Also, once you do know their submission procedure follow it to the letter. A gallery's submission process can be used as a screen of sorts to filter out the flakes. They are trying to figure out if they want to work with you. If they want 5 images, that is what you give them. If they want them emailed, that is what you do. etc. If they want you to include a stamped self addressed return envelope, then make sure it has proper postage and do it. Make sure the images are sized appropriately, labeled etc. You will want to have an idea of the prices you want to sell your work for as well, this also shows that you are serious and mean business. Your prices will be noted on your image list. Do some research, look at the prices currently in the galleries you are interested in, see if you can spot trends, look for work of the same size and style and note the price, if you are just starting out expect your prices to be lower than an established gallery artist. Also remember that most galleries take a 50 percent commission on the sale of your work. If the gallery is interested in you, they may help you make better choices regarding your prices if they are too high or too low in the beginning, but don't expect this.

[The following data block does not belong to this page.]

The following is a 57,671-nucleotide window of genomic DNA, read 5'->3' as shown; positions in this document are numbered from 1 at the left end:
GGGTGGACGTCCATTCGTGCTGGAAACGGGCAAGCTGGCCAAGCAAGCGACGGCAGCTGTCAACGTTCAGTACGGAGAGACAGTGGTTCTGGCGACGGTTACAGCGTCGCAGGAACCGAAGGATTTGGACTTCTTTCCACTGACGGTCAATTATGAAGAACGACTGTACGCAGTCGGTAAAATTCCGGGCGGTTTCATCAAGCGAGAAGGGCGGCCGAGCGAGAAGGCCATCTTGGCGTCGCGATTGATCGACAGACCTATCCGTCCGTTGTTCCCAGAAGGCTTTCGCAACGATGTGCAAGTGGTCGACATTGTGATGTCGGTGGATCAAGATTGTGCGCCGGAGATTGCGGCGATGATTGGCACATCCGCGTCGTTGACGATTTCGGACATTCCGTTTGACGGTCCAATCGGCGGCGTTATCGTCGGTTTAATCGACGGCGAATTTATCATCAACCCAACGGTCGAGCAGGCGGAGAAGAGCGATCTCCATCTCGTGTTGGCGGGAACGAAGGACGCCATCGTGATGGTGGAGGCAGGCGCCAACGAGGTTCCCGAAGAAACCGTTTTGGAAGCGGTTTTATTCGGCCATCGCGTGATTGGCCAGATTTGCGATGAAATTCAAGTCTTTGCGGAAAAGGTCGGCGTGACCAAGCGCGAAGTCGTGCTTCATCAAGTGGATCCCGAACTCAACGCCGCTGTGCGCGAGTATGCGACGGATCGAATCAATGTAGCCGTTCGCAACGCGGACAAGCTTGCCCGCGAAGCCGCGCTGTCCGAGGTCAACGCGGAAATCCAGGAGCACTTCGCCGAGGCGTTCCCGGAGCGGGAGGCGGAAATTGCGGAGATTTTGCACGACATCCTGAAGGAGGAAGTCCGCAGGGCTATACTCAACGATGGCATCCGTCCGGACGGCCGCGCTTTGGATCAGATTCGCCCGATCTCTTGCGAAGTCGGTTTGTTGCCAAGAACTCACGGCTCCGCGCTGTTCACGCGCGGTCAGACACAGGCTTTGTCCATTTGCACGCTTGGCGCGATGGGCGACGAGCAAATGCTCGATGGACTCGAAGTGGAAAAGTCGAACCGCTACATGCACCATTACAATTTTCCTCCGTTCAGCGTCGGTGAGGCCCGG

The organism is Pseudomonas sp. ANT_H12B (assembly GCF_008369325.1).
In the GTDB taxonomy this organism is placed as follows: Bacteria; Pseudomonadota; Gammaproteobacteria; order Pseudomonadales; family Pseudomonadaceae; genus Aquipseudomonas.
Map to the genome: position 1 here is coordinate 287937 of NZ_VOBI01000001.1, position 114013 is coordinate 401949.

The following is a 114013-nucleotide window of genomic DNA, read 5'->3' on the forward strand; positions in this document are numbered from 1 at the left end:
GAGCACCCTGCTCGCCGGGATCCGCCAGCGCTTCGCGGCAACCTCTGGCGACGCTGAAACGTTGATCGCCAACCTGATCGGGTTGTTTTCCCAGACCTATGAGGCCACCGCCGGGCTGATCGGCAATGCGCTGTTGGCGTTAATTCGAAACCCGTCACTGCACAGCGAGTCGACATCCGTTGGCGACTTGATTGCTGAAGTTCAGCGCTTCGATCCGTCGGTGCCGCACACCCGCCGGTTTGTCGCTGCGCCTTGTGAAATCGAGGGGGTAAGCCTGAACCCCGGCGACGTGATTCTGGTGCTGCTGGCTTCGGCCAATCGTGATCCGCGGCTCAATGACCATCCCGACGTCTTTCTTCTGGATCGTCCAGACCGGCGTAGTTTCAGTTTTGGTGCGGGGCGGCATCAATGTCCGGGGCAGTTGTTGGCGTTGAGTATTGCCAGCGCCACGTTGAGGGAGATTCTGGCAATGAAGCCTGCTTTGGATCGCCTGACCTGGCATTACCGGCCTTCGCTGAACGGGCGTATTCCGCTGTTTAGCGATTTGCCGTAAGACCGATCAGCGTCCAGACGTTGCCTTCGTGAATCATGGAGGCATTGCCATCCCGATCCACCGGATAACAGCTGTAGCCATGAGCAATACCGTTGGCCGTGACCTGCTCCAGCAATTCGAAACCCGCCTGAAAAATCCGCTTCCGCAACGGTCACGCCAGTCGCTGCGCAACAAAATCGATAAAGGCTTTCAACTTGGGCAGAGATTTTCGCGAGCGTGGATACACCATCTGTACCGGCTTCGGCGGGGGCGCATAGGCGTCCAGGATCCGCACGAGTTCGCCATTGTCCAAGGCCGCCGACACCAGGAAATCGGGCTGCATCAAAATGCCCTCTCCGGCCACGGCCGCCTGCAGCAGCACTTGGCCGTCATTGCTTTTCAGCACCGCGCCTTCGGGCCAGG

Also, another tip. If you know an artist that is represented by a gallery that you like or are considering, don't hesitate to ask them for a little help to get your foot in the door. They may or may not help you in the end; that is up to them, but it never hurts to ask. I had help in this way in the past, and I gladly give it today.